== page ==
NEWS: Harvest From The Deep | NARC. | Reliably Informed | Music and Creative Arts News for Newcastle and the North East

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Illustration by Paul Burgess

North Shields is a funny old place. The paradox of the Fish Quay, with its smart restaurants and traditional fishmongers contrasts with the looming, run-down, disused warehouses behind, giving it the air of somewhere simultaneously on the way up and on the way down. Its portrait as poster boy for the alleged decline of the British fishing industry in Brexit: The Movie can’t have helped, but the village centre itself is a pleasant place to while away an hour or two, and there’s always been enthusiasm for live music – whether via the institution that is the Magnesia Bank, or by using the fabric of the river and its environs itself as a performance space, as happened when Pet Shop Boys performed their Battleship Potemkin at the nearby Swan Hunter shipyards.

Which brings us to Harvest From The Deep – A Festival. Taking its name from the borough of Tynemouth’s motto Messis Ab Altis, usually adorned with a pitman and a seaman, Harvest From The Deep’s ethos is to promote and reinforce the goodness which springs from local culture, and judging from the musical line-up, their festival perfectly sums up that ethos.

a festival which provides a salt-tinged celebration of the North East’s history and culture in an exemplary manner

It’s a two-day event, taking place on Saturday 13th and Sunday 14th August at newly renovated Grade II listed venue, The Exchange, and with one notable exception all the bands are drawn from the North East. In fact, the line-up reads like a primer of the great and the good of the local scene.  Saturday seems to be the rockier of the two days – there’s sets from Pauline Murray of legendary punk band Penetration; relative newcomers The Pale White, who bring their heavy-yet-poppy tunes; Keep Breathing are sure to supply a sense of widescreen excitement; while stalwarts The Middens provide a decent slice of Bowie-esque euphoria. Saturday sees a pair of co-headliners: Richard Dawson should need no introduction to NARC. readers – his bizarrely unique compositions, simultaneously humdrum and otherworldly, are displayed in a subtle and mesmerising live performance; while Warm Digits are a brilliant closing gambit, with their groove-enabled motorik beats and synth explorations.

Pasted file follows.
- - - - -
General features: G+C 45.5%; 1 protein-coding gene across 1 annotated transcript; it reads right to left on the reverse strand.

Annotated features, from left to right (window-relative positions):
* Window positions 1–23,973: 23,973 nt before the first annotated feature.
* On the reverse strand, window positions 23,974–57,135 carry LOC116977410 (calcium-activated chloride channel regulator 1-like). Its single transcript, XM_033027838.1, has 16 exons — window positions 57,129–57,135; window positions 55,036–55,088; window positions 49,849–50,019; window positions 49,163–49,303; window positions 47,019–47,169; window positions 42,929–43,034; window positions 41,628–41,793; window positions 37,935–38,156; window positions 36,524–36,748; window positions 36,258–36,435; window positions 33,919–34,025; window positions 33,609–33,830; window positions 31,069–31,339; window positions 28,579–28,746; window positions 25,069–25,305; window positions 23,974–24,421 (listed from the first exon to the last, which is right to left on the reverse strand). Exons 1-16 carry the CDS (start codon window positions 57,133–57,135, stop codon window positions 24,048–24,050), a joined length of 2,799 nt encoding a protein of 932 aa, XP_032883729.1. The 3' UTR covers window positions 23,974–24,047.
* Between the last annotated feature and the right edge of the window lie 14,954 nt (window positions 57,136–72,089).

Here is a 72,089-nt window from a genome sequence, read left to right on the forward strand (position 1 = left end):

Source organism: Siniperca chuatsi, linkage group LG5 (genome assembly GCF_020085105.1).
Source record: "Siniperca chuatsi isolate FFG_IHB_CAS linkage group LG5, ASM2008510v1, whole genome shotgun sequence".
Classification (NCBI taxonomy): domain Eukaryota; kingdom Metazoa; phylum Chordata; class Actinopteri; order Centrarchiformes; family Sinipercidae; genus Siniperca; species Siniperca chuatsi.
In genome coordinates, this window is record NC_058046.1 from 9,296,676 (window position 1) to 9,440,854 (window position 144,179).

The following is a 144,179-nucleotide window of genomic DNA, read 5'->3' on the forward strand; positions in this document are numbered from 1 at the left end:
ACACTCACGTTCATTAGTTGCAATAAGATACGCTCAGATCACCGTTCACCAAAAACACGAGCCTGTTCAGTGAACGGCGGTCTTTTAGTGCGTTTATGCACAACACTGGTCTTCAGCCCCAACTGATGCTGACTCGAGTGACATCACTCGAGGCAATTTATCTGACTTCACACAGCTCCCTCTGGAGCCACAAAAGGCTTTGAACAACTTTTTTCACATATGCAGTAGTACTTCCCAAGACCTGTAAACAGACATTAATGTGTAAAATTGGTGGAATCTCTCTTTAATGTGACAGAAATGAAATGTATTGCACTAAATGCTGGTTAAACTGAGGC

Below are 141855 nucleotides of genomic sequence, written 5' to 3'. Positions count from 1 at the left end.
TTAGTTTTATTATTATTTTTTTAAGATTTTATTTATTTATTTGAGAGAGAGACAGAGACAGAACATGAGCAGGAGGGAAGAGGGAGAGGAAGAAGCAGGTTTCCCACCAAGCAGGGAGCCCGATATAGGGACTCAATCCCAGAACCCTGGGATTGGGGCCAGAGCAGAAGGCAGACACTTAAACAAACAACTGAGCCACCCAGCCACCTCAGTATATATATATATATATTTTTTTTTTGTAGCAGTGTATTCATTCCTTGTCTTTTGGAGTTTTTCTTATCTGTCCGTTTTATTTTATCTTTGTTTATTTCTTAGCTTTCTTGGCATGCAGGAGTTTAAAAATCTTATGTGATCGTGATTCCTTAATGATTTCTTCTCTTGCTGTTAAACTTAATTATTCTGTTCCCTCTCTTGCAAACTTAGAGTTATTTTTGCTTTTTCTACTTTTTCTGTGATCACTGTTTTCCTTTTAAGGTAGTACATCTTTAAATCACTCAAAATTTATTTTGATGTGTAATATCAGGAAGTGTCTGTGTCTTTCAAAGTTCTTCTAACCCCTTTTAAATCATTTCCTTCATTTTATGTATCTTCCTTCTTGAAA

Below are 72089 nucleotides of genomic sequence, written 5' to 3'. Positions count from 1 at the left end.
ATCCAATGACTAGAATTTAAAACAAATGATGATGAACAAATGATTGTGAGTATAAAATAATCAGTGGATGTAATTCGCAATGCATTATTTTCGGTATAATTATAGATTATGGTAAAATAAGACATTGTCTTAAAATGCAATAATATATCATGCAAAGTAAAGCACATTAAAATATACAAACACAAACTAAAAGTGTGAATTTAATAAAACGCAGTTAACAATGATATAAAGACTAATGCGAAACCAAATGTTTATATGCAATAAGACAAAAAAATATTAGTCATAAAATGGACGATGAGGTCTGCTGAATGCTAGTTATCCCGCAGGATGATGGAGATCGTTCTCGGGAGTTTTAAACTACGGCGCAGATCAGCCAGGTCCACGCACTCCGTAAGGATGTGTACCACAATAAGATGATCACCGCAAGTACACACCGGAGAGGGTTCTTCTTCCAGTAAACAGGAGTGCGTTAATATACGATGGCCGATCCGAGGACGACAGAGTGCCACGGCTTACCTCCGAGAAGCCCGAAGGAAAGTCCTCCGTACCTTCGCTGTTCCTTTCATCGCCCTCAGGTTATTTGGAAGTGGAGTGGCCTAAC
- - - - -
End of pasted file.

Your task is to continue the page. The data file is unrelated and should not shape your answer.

Sunday is an altogether more cerebral experience, with highlights including sets from part-time punk Bugman, folk powerhouse The Horse Loom and respected songwriter Nev Clay among others, plus a couple of unusual standout appearances. Matt Abbott is a performance poet from West Yorkshire who creates his own mini-sermons on activist topics such as racism and social injustice through the prism of his own experiences growing up surrounded by dark Satanic mills. Headlining proceedings are British Sea Power, a group so intertwined with the folk history of these sceptred isles they even take to wearing pseudo-military uniforms and thronging their stages with foliage. This performance promises to be out of the ordinary, even by their own standards – they will play their own soundtrack to Penny Woolcock’s documentary celebration of the British coastline, From The Sea To The Land Beyond, which has been performed a mere handful of times, usually at unique and unusual venues. It’s telling that the band feel Harvest From The Deep is an appropriate addition to that rare catalogue, and the event is in itself a wonderfully rare thing – a festival which provides a salt-tinged celebration of the North East’s history and culture in an exemplary manner.

Harvest From The Deep takes place at The Exchange, North Shields on Saturday 13th and Sunday 14th August.

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